The stage is set for 2007 to be a hot year in the debate over raising the minimum wage.
In November 2006, voters in six states approved initiatives to increase their minimum wages. Illinois lawmakers approved a minimum wage hike in November. Iowa and New Mexico lawmakers vowed to raise minimum wages as soon as their legislative sessions open in 2007.
“But they’ll have to act quickly, or Congress could beat them to the punch,” said Christine Vestal of stateline.org. “The new Democratic congressional leadership also has announced plans to raise workers’ pay in its first 100 days, a move that could take the wind out of state efforts to boost wages.”
Minimum wages were increased in 2006, effective in 2007, to $6.85 an hour in Colorado and Ohio, $6.75 in Arizona, $6.50 in Missouri, and $6.15 in Montana and Nevada. Illinois’ new minimum wage of $7.50 takes effect July 1 and would climb to $8.25 an hour by 2010. The current federal minimum wage is $5.15.
“Last summer, Congress considered a federal [minimum] wage increase from its current level to $7.25, but the bill foundered because Republicans in the House tied the wage hike to an estate tax reduction that killed the bill’s chances in the upper chamber,” said Vestal.
Polls Show Strong Support
“Traditionally, Democrats have backed minimum wage increases as a way to help poor families climb out of poverty, while Republicans have opposed them because they say government-mandated pay hikes hurt the local economy and jeopardize jobs. But recent national polls show that a large majority of Americans, across both political parties, favor raising workers’ pay” by law, said Vestal.
Twenty-nine states now have wage floors higher than the federal minimum. The remaining states follow the federal minimum wage rate.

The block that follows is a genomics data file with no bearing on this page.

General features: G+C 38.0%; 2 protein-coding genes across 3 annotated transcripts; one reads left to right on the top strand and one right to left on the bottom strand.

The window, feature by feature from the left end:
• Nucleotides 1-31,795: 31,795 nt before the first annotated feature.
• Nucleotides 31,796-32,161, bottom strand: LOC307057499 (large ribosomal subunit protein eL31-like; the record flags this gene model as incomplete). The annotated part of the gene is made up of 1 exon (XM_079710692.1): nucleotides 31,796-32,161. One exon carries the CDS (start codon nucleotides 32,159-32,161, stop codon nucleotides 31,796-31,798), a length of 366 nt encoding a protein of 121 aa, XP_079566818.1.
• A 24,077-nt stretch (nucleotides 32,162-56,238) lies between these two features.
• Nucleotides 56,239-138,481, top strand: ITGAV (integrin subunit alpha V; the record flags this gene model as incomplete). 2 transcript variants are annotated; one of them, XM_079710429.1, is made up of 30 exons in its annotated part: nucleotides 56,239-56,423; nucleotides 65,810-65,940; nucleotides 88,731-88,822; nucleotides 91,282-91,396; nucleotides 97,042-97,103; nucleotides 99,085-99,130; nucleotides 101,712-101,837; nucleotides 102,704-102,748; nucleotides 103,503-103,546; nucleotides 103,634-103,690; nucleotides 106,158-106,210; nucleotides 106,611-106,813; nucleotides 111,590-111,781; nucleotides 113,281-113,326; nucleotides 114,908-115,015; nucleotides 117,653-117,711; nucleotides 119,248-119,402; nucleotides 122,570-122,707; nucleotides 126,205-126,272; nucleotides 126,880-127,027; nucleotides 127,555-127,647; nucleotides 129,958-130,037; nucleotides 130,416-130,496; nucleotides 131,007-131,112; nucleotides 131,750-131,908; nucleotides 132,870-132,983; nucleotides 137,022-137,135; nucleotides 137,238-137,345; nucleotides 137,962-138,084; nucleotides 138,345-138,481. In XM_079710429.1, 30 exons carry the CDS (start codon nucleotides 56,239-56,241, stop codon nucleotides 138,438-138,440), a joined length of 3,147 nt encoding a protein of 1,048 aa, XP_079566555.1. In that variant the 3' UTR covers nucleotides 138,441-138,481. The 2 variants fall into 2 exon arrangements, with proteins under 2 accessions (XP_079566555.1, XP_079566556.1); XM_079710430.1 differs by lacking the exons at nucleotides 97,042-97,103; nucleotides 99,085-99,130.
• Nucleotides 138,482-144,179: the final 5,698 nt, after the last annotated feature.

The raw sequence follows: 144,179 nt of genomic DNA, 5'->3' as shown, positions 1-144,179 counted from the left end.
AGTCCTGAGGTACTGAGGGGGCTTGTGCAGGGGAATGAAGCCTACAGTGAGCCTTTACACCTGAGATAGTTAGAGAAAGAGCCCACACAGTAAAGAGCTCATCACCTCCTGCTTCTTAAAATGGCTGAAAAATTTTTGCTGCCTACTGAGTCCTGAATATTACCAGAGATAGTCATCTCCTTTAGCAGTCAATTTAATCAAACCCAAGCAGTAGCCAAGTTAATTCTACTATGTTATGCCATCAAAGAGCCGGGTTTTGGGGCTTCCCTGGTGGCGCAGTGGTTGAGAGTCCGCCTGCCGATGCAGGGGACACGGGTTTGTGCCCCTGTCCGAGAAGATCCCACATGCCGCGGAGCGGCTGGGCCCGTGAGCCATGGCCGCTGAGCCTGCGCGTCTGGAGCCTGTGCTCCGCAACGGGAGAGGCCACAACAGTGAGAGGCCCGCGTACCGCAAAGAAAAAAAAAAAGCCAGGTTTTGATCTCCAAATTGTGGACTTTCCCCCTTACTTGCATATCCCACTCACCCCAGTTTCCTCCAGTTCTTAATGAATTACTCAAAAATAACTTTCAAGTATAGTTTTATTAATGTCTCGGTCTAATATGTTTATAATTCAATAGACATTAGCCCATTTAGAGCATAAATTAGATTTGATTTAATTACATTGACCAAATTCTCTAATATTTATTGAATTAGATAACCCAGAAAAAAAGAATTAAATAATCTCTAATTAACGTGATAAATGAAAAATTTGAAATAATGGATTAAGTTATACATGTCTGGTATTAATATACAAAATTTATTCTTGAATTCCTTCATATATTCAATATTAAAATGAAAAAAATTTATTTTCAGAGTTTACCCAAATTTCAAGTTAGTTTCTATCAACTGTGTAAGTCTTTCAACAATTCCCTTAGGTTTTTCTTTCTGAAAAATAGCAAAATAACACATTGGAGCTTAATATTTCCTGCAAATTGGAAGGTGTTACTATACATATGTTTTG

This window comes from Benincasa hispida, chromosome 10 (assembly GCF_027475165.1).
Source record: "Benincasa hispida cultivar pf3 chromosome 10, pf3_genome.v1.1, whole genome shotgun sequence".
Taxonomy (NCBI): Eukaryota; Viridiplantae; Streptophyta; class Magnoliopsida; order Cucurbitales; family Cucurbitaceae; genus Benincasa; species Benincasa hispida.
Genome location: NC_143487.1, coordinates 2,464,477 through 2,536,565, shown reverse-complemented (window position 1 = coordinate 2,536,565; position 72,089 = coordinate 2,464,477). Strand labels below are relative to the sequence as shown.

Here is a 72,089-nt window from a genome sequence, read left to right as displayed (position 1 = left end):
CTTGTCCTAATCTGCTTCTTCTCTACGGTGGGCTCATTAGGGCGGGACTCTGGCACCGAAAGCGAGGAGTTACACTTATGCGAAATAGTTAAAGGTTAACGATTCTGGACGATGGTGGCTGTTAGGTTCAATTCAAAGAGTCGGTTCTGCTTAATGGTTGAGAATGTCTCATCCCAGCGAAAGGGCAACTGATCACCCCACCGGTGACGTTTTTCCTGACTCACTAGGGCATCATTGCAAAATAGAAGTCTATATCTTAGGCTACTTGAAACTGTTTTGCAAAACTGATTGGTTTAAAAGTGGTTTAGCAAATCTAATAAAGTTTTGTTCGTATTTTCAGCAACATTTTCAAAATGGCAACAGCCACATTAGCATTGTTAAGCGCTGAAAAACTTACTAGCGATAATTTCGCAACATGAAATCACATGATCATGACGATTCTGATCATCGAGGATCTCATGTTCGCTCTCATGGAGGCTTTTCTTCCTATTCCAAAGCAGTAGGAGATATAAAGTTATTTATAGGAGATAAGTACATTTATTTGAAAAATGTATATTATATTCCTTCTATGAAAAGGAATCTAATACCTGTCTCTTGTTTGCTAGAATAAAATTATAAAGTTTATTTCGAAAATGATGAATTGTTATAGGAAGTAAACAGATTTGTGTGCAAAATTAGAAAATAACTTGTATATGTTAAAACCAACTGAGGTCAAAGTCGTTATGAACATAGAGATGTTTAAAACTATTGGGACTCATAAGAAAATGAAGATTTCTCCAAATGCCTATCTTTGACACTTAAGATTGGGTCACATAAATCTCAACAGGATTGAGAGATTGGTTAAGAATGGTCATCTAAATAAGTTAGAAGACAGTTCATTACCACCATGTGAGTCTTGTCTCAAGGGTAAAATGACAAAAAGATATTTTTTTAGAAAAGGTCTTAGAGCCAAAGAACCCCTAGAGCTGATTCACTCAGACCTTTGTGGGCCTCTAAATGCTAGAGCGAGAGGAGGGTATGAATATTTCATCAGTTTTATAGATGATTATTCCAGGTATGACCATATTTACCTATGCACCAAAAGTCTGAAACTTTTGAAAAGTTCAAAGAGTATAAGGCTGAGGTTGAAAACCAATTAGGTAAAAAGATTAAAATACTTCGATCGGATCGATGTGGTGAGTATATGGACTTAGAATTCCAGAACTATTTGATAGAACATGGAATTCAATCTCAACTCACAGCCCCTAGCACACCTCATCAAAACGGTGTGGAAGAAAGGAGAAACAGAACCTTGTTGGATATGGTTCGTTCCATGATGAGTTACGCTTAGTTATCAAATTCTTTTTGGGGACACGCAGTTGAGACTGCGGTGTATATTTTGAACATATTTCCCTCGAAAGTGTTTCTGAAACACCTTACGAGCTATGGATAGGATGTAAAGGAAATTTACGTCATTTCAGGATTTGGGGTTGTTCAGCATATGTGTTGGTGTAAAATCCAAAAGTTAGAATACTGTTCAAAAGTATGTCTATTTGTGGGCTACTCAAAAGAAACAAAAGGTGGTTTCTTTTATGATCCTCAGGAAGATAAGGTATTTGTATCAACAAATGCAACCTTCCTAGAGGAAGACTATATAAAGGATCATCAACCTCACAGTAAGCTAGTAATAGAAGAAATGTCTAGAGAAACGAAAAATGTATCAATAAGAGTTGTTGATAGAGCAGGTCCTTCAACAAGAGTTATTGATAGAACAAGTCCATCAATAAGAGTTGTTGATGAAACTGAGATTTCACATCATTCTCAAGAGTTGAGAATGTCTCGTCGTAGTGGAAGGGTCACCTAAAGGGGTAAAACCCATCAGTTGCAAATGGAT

Most economists are not happy with the wage increase trend. The late Nobel Prize-winning economist Milton Friedman referred to the minimum wage as “the most anti-black law on the books,” referring to the increase in minority unemployment likely to result from minimum wage increases.
“The scholarly research demonstrating the ways in which minimum wage hikes negatively affect the very people the minimum supposedly is helping has become quite robust,” said Greg Blankenship, director of the Illinois Policy Institute.
Blankenship noted, “since there is no such thing as a free lunch, a hike in Illinois’ minimum wage means businesses here will have to be more productive–whether it means more mechanization or more productivity demands placed on employees in the form of fewer breaks, greater responsibility, or foregoing new hires.”
Working Poor Could Suffer
Blankenship said the working poor might be hurt by state increases in the minimum wage.
“Some workers, with a minimum wage so much higher than the federal minimum wage, may lose eligibility for transfer payment programs such as home heating assistance and access to student loans and grants,” Blankenship noted. “Some minimum wage workers may actually become poorer as a result of this legislation.”
Very Few Earn Minimum
In 1980, 15.1 percent of workers in the U.S. earned the minimum wage, according to the Department of Labor. In 2005, just 2.5 percent of the U.S. workforce was paid minimum wage.
According to the U.S. Department of Labor, the percentage of the workforce that earns the minimum varies from state to state.
The highest proportion is in Oklahoma and West Virginia, at 4 percent of the workforce. The lowest is in Alaska, California, and Washington, at about 1 percent.
Oregon and Vermont currently have the highest minimum wage in the nation at $7.80, followed by Connecticut at $7.65, Washington State at $7.63, California and Massachusetts at $7.50, Rhode Island at $7.40, and New York and New Jersey at $7.15 an hour.
John W. Skorburg ([email protected]) is visiting lecturer in economics at the University of Illinois at Chicago and associate editor of Budget & Tax News.